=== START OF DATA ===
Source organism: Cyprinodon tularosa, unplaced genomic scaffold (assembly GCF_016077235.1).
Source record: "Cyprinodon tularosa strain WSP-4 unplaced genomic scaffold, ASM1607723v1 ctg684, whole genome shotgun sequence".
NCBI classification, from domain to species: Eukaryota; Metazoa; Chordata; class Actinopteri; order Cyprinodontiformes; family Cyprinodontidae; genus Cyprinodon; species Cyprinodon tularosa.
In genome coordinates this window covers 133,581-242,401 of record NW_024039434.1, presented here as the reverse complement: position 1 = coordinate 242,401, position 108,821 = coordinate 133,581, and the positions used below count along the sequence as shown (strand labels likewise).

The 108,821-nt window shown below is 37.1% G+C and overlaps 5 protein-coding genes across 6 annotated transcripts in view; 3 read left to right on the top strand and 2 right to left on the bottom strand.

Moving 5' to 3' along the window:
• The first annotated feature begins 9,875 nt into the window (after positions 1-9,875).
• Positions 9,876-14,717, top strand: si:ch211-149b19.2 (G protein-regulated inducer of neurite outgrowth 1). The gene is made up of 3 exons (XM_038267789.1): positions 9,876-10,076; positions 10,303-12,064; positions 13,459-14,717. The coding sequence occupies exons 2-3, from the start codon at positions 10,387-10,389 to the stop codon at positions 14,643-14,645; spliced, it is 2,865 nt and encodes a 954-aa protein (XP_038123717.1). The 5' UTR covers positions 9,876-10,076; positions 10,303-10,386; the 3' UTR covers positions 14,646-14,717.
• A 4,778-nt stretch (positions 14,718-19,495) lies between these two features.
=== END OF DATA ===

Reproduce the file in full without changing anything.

Source organism: Cyprinodon tularosa, unplaced genomic scaffold (assembly GCF_016077235.1).
Source record: "Cyprinodon tularosa strain WSP-4 unplaced genomic scaffold, ASM1607723v1 ctg684, whole genome shotgun sequence".
NCBI classification, from domain to species: Eukaryota; Metazoa; Chordata; class Actinopteri; order Cyprinodontiformes; family Cyprinodontidae; genus Cyprinodon; species Cyprinodon tularosa.
In genome coordinates this window covers 133,581-242,401 of record NW_024039434.1, presented here as the reverse complement: position 1 = coordinate 242,401, position 108,821 = coordinate 133,581, and the positions used below count along the sequence as shown (strand labels likewise).

The 108,821-nt window shown below is 37.1% G+C and overlaps 5 protein-coding genes across 6 annotated transcripts in view; 3 read left to right on the top strand and 2 right to left on the bottom strand.

Moving 5' to 3' along the window:
• The first annotated feature begins 9,875 nt into the window (after positions 1-9,875).
• Positions 9,876-14,717, top strand: si:ch211-149b19.2 (G protein-regulated inducer of neurite outgrowth 1). The gene is made up of 3 exons (XM_038267789.1): positions 9,876-10,076; positions 10,303-12,064; positions 13,459-14,717. The coding sequence occupies exons 2-3, from the start codon at positions 10,387-10,389 to the stop codon at positions 14,643-14,645; spliced, it is 2,865 nt and encodes a 954-aa protein (XP_038123717.1). The 5' UTR covers positions 9,876-10,076; positions 10,303-10,386; the 3' UTR covers positions 14,646-14,717.
• A 4,778-nt stretch (positions 14,718-19,495) lies between these two features.